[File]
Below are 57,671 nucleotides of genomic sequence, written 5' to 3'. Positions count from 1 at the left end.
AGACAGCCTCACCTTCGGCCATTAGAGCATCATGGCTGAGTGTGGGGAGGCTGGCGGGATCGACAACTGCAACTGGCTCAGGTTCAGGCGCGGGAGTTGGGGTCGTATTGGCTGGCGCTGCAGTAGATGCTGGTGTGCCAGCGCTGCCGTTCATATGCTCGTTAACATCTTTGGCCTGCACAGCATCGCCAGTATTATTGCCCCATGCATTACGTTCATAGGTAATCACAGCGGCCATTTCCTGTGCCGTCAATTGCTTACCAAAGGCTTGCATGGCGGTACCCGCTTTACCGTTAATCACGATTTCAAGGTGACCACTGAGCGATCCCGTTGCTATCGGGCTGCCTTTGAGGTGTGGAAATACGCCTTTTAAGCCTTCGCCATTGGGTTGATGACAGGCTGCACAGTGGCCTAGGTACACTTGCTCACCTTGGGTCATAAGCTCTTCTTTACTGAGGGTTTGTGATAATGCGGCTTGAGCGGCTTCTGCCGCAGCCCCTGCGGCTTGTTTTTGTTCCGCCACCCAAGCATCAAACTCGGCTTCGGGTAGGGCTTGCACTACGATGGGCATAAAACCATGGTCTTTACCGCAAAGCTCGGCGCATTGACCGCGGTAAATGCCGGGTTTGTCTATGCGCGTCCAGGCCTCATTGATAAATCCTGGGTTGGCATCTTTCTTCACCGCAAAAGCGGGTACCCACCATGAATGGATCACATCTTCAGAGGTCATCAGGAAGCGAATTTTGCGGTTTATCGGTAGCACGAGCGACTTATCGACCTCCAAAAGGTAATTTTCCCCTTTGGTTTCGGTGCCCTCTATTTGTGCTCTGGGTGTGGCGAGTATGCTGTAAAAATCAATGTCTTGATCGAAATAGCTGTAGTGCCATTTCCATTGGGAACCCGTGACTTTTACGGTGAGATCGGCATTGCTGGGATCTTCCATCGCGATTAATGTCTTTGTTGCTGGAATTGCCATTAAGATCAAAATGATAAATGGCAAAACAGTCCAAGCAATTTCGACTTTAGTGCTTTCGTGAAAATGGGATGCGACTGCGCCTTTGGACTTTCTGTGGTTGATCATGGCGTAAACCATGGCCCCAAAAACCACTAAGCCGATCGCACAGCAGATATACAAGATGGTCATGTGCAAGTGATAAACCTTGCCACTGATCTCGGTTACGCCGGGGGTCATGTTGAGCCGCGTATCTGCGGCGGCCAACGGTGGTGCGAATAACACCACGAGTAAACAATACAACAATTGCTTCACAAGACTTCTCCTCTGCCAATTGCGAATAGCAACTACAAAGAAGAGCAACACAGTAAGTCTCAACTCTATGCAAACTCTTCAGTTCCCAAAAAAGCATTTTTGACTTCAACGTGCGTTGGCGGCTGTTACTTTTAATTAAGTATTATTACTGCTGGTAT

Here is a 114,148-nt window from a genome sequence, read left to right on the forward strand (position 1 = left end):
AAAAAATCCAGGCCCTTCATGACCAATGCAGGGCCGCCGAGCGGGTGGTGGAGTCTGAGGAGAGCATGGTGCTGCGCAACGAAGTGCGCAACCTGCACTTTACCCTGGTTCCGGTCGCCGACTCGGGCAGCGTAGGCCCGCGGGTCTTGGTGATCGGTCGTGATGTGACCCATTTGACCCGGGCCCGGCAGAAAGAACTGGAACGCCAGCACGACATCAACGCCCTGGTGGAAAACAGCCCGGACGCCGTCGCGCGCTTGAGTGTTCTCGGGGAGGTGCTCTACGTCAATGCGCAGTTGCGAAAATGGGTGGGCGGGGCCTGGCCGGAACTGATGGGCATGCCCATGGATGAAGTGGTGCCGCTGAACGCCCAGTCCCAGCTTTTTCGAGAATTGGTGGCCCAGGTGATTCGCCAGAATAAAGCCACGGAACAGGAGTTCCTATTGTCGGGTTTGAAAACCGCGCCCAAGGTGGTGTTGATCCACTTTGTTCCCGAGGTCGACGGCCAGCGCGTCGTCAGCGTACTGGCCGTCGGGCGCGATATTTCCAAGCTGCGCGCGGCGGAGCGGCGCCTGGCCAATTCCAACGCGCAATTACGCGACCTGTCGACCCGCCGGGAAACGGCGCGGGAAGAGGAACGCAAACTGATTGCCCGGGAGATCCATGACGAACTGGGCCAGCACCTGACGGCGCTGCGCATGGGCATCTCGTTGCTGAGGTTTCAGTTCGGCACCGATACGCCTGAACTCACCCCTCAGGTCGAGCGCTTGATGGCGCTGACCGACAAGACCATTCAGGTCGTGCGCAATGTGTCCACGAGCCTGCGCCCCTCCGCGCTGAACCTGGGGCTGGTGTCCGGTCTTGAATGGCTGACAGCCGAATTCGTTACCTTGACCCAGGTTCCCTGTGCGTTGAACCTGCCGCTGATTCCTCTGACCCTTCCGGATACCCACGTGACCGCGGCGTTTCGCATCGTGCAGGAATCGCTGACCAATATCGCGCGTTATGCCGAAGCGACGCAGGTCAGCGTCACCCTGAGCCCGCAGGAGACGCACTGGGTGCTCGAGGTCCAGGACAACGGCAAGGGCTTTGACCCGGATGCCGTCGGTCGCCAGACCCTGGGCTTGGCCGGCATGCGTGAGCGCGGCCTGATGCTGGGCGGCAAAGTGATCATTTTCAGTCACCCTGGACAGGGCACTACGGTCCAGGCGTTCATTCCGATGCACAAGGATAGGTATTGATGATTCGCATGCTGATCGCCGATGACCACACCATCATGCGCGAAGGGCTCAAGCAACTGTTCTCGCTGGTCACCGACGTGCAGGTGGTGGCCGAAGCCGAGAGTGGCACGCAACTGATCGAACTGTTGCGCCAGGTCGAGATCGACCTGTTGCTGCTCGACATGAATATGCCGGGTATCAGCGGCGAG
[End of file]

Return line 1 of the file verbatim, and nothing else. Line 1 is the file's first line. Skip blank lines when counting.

Below are 57,671 nucleotides of genomic sequence, written 5' to 3'. Positions count from 1 at the left end.